Declaring its independence from Facebook -- sort of -- Zynga is launching a new gaming hub that allows users to play on its Web site rather than through the social networking giant. Demonstrating that it can prosper separately from its longstanding symbiotic relationship with Facebook has been one of Zynga’s main goals as a newly public company.
To date, more than 90% of its revenue has come from its presence on Facebook, where popular games such as “FarmVille,” “CityVille” and “Mafia Wars” have become synonymous with the site. Now “CityVille” and five other top games, including “CastleVille,” and “Words With Friends,” will debut on Zynga.com this month, with more to follow.
The site will also feature games from third-party developers and emphasize social elements such as live chat, and its own social network dubbed zFriends. Players will each get their own profile highlighting their favorite games, recent activity and a score tracking users' “helpfulness” in sharing game-playing strategies.
Is it game over for Facebook? Not quite. Zynga.com users will still have to log in using their Facebook ID and all sales from virtual items within games will still be purchased using Facebook Credits, the social network’s payment system. Facebook takes a 30% cut of those sales.
If the new Zynga offering becomes a powerhouse in its own right, however, it could take valuable traffic from Facebook, since games are one of the most popular activities on Facebook.
In a research note Thursday, Macquarie Group analyst Ben Schachter noted: “If Zynga aggressively tries to push its users from Facebook directly to Zynga.com and monetize in anyway outside of Facebook credits, we could see complications in the relationship develop.” But he added that it’s too early to say whether the new site will prove a viable alternative to Facebook or other social platforms.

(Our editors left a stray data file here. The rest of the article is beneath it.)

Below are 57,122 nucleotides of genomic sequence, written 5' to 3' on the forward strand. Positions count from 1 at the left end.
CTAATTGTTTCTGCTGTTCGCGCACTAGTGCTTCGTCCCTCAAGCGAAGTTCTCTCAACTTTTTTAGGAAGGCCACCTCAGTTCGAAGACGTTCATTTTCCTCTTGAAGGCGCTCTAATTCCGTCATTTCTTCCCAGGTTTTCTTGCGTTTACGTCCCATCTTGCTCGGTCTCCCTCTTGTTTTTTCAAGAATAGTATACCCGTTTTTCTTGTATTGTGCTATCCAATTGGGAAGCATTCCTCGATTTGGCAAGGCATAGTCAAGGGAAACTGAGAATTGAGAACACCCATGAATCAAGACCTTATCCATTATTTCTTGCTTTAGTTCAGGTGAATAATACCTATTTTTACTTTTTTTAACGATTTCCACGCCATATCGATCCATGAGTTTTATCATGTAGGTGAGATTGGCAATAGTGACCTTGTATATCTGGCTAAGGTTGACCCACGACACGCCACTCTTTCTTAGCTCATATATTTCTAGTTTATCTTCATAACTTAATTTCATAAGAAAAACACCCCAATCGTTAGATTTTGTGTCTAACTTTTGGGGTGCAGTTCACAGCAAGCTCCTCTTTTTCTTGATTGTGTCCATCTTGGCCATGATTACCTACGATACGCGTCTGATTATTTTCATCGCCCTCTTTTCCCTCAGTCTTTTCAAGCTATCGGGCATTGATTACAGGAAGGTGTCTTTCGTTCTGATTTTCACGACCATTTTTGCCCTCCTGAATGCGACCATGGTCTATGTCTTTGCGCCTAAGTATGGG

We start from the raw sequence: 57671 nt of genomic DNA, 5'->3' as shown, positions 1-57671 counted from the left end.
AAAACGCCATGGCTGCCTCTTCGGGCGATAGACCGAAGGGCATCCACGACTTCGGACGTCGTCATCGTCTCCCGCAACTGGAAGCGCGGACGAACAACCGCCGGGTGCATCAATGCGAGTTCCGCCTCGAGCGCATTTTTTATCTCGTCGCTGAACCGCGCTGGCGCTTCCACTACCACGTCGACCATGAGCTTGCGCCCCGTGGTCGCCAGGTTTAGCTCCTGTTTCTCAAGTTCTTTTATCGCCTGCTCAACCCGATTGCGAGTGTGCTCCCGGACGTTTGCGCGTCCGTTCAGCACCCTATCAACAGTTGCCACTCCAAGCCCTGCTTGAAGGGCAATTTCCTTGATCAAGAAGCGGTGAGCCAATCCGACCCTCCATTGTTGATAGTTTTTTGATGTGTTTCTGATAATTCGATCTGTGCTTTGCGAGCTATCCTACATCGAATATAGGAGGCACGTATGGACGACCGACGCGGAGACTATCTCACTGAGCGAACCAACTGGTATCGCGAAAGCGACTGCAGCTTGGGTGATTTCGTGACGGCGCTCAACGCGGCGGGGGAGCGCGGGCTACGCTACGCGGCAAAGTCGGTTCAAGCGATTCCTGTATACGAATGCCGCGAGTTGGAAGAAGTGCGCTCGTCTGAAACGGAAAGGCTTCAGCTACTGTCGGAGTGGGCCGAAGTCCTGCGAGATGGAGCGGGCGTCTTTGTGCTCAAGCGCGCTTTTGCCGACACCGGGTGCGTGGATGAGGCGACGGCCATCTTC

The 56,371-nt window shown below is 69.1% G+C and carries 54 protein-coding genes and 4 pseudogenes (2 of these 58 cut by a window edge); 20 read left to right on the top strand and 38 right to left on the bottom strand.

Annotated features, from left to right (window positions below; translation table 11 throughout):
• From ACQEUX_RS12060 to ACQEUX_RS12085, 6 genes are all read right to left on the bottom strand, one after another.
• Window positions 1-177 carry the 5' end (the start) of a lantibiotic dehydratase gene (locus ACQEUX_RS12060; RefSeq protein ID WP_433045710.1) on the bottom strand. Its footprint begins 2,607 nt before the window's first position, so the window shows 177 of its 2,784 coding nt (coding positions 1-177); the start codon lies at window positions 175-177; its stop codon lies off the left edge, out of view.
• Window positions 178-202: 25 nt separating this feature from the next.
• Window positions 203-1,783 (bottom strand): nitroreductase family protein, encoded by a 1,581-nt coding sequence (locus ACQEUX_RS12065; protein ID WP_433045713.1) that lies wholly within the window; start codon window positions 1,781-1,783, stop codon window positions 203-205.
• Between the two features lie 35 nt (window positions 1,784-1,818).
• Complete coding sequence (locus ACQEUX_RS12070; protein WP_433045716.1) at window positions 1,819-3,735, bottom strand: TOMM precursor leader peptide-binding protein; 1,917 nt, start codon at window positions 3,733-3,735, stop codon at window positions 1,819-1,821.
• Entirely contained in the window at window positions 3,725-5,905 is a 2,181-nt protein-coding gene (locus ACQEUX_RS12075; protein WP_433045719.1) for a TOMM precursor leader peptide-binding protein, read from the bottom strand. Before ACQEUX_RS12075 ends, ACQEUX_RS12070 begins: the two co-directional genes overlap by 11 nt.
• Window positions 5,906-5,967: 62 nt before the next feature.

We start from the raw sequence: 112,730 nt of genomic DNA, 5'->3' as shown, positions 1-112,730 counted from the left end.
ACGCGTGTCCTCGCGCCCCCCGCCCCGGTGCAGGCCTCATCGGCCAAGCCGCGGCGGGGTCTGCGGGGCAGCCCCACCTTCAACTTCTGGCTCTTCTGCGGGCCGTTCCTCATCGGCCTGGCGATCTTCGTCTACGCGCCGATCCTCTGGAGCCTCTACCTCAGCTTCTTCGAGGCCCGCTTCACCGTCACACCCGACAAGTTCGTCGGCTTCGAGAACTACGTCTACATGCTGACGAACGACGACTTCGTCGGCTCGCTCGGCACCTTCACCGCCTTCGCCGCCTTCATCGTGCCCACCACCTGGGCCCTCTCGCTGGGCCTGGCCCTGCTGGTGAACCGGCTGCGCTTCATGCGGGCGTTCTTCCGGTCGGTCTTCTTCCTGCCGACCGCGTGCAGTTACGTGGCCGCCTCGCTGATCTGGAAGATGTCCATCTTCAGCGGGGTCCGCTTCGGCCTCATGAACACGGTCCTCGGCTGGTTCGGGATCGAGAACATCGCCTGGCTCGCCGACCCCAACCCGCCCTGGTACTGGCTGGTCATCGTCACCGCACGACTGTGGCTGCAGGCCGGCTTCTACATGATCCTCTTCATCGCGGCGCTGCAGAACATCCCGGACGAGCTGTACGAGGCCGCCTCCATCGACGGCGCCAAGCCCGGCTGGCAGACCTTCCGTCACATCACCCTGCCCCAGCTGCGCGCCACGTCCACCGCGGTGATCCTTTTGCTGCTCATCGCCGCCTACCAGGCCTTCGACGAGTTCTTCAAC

Zynga.com General Manager Manuel Bronstein told Reuters the new site is not intended to migrate users away from Facebook but provide another option for gamers to connect more directly with Zynga. The updated site will also include advertising, but the company is not providing details at launch.
The new gaming platform will debut on the desktop Web, but may expand to mobile devices, since the company is making a broader push to build its mobile business. Zynga introduced a dozen mobile games in 2011, including eight for mobile phones, and is expected to roll out at least another 10 mobile games this year.
In its first-quarter earnings call last month, Zynga said it saw strong uptake for mobile versions of games such as “Dream Zoo,” “Words with Friends” and “Zynga Poker” in the quarter. Overall, it reported a loss of $435 million, or $1.22 a share, on revenue of $311.2 million. Excluding certain costs, it would have earned $37.2 million, or 5 cents a share.
Zynga went public with a $1 billion initial stock offering in December. With 240 million users to date, the rollout of its own game platform should help the company toward its goal of reaching 1 billion users worldwide. The service will be offered in 16 languages including German, Japanese, Korean and Chinese.